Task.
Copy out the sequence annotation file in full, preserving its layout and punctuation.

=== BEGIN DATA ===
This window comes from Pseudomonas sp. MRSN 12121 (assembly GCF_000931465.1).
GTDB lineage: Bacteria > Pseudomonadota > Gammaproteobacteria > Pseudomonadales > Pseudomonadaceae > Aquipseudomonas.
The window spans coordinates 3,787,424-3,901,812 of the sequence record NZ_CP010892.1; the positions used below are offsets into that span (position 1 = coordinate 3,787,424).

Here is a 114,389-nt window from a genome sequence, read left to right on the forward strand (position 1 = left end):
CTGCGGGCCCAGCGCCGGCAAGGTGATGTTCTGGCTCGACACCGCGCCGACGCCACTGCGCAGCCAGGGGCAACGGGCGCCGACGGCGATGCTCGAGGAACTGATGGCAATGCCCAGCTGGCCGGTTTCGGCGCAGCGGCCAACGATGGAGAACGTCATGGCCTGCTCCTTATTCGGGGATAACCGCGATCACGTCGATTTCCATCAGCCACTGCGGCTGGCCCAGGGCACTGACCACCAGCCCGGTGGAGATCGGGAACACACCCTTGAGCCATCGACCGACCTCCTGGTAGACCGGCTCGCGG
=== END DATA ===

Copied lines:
This window comes from Pseudomonas sp. MRSN 12121 (assembly GCF_000931465.1).
GTDB lineage: Bacteria > Pseudomonadota > Gammaproteobacteria > Pseudomonadales > Pseudomonadaceae > Aquipseudomonas.
The window spans coordinates 3,787,424-3,901,812 of the sequence record NZ_CP010892.1; the positions used below are offsets into that span (position 1 = coordinate 3,787,424).

Here is a 114,389-nt window from a genome sequence, read left to right on the forward strand (position 1 = left end):
CTGCGGGCCCAGCGCCGGCAAGGTGATGTTCTGGCTCGACACCGCGCCGACGCCACTGCGCAGCCAGGGGCAACGGGCGCCGACGGCGATGCTCGAGGAACTGATGGCAATGCCCAGCTGGCCGGTTTCGGCGCAGCGGCCAACGATGGAGAACGTCATGGCCTGCTCCTTATTCGGGGATAACCGCGATCACGTCGATTTCCATCAGCCACTGCGGCTGGCCCAGGGCACTGACCACCAGCCCGGTGGAGATCGGGAACACACCCTTGAGCCATCGACCGACCTCCTGGTAGACCGGCTCGCGG